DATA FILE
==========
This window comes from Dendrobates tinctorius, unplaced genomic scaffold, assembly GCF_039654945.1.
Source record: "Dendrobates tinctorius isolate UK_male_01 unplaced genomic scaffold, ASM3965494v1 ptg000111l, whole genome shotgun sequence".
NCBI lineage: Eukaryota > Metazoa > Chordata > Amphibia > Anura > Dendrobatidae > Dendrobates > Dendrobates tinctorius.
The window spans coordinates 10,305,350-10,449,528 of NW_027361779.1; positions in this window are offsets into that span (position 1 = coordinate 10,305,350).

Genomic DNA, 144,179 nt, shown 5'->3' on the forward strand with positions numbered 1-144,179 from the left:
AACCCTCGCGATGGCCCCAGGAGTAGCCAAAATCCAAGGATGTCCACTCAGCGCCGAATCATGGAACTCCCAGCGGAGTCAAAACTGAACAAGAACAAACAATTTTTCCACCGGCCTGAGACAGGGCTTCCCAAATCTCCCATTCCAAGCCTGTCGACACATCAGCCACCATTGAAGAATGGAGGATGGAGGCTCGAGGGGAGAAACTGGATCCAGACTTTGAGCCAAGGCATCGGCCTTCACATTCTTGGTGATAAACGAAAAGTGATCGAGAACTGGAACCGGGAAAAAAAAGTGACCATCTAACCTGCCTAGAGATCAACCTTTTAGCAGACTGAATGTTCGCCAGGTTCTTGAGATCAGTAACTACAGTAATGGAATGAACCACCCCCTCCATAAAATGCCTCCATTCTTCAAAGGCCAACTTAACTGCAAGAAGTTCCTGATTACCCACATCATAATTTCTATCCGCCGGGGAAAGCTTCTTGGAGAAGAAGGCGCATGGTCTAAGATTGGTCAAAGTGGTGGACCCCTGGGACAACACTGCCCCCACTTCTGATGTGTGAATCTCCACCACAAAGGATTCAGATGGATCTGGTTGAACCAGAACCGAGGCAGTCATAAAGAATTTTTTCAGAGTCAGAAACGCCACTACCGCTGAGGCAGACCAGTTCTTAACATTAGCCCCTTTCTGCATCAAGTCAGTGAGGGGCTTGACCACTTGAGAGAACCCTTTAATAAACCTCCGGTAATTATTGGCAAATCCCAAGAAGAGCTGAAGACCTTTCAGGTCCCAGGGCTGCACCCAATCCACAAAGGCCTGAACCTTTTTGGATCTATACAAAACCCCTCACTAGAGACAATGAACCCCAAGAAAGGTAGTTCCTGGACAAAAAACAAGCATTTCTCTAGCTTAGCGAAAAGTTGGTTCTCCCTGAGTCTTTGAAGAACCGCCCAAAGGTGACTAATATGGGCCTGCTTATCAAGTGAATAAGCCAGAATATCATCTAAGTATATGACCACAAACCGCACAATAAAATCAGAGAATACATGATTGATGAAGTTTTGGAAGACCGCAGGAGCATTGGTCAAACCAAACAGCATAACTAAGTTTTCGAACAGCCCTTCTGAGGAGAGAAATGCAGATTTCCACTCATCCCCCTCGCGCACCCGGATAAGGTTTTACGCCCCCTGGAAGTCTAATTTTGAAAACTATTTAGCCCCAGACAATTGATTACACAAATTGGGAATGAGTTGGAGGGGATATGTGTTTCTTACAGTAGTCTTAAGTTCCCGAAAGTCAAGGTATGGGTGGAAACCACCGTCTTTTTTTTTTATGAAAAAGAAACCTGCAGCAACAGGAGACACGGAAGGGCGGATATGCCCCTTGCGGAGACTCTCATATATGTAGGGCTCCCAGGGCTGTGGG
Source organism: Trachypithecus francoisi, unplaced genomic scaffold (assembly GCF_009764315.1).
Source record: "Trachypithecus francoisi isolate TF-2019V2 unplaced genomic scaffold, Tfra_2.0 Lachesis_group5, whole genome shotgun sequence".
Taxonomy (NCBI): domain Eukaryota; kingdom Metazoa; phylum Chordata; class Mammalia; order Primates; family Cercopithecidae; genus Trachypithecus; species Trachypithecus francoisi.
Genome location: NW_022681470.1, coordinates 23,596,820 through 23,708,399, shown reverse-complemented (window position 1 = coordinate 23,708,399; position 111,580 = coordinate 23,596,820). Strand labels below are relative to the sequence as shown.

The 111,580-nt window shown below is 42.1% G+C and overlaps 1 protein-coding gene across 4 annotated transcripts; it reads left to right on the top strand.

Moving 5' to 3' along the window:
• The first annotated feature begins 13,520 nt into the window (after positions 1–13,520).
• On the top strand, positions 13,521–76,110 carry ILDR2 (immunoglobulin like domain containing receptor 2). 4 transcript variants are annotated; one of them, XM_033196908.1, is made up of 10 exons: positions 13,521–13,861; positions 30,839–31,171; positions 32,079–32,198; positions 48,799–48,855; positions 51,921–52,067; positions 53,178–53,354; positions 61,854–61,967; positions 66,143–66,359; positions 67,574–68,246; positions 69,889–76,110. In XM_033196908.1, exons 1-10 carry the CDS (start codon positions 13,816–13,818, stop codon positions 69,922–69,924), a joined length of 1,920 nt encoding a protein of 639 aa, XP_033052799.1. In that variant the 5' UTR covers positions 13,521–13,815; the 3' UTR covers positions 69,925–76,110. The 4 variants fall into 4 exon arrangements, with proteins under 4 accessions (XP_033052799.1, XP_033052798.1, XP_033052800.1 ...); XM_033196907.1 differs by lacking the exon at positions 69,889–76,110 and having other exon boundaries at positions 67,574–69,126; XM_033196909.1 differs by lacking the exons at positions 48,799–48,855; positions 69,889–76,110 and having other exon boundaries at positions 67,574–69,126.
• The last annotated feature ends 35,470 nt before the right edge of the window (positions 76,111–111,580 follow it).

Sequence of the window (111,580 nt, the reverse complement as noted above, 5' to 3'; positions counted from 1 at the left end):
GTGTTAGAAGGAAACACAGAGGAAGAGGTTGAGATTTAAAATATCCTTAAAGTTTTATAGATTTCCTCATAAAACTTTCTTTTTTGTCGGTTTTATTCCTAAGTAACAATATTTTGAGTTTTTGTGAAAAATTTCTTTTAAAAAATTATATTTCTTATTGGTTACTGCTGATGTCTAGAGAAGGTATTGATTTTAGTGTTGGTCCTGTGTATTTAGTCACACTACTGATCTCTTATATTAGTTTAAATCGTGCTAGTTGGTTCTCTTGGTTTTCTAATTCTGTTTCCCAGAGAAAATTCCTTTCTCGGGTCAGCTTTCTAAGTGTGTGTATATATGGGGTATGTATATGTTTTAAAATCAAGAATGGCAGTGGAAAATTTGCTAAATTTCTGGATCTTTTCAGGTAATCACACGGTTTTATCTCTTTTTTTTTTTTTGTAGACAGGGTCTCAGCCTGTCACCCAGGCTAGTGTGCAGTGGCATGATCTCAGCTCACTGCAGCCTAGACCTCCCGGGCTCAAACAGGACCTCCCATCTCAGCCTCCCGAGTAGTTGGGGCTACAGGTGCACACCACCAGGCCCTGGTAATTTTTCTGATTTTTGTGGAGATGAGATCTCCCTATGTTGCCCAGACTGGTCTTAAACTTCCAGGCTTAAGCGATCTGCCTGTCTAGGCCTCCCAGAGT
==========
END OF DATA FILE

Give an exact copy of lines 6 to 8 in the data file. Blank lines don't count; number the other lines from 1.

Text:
AACCCTCGCGATGGCCCCAGGAGTAGCCAAAATCCAAGGATGTCCACTCAGCGCCGAATCATGGAACTCCCAGCGGAGTCAAAACTGAACAAGAACAAACAATTTTTCCACCGGCCTGAGACAGGGCTTCCCAAATCTCCCATTCCAAGCCTGTCGACACATCAGCCACCATTGAAGAATGGAGGATGGAGGCTCGAGGGGAGAAACTGGATCCAGACTTTGAGCCAAGGCATCGGCCTTCACATTCTTGGTGATAAACGAAAAGTGATCGAGAACTGGAACCGGGAAAAAAAAGTGACCATCTAACCTGCCTAGAGATCAACCTTTTAGCAGACTGAATGTTCGCCAGGTTCTTGAGATCAGTAACTACAGTAATGGAATGAACCACCCCCTCCATAAAATGCCTCCATTCTTCAAAGGCCAACTTAACTGCAAGAAGTTCCTGATTACCCACATCATAATTTCTATCCGCCGGGGAAAGCTTCTTGGAGAAGAAGGCGCATGGTCTAAGATTGGTCAAAGTGGTGGACCCCTGGGACAACACTGCCCCCACTTCTGATGTGTGAATCTCCACCACAAAGGATTCAGATGGATCTGGTTGAACCAGAACCGAGGCAGTCATAAAGAATTTTTTCAGAGTCAGAAACGCCACTACCGCTGAGGCAGACCAGTTCTTAACATTAGCCCCTTTCTGCATCAAGTCAGTGAGGGGCTTGACCACTTGAGAGAACCCTTTAATAAACCTCCGGTAATTATTGGCAAATCCCAAGAAGAGCTGAAGACCTTTCAGGTCCCAGGGCTGCACCCAATCCACAAAGGCCTGAACCTTTTTGGATCTATACAAAACCCCTCACTAGAGACAATGAACCCCAAGAAAGGTAGTTCCTGGACAAAAAACAAGCATTTCTCTAGCTTAGCGAAAAGTTGGTTCTCCCTGAGTCTTTGAAGAACCGCCCAAAGGTGACTAATATGGGCCTGCTTATCAAGTGAATAAGCCAGAATATCATCTAAGTATATGACCACAAACCGCACAATAAAATCAGAGAATACATGATTGATGAAGTTTTGGAAGACCGCAGGAGCATTGGTCAAACCAAACAGCATAACTAAGTTTTCGAACAGCCCTTCTGAGGAGAGAAATGCAGATTTCCACTCATCCCCCTCGCGCACCCGGATAAGGTTTTACGCCCCCTGGAAGTCTAATTTTGAAAACTATTTAGCCCCAGACAATTGATTACACAAATTGGGAATGAGTTGGAGGGGATATGTGTTTCTTACAGTAGTCTTAAGTTCCCGAAAGTCAAGGTATGGGTGGAAACCACCGTCTTTTTTTTTTATGAAAAAGAAACCTGCAGCAACAGGAGACACGGAAGGGCGGATATGCCCCTTGCGGAGACTCTCATATATGTAGGGCTCCCAGGGCTGTGGG
Source organism: Trachypithecus francoisi, unplaced genomic scaffold (assembly GCF_009764315.1).
Source record: "Trachypithecus francoisi isolate TF-2019V2 unplaced genomic scaffold, Tfra_2.0 Lachesis_group5, whole genome shotgun sequence".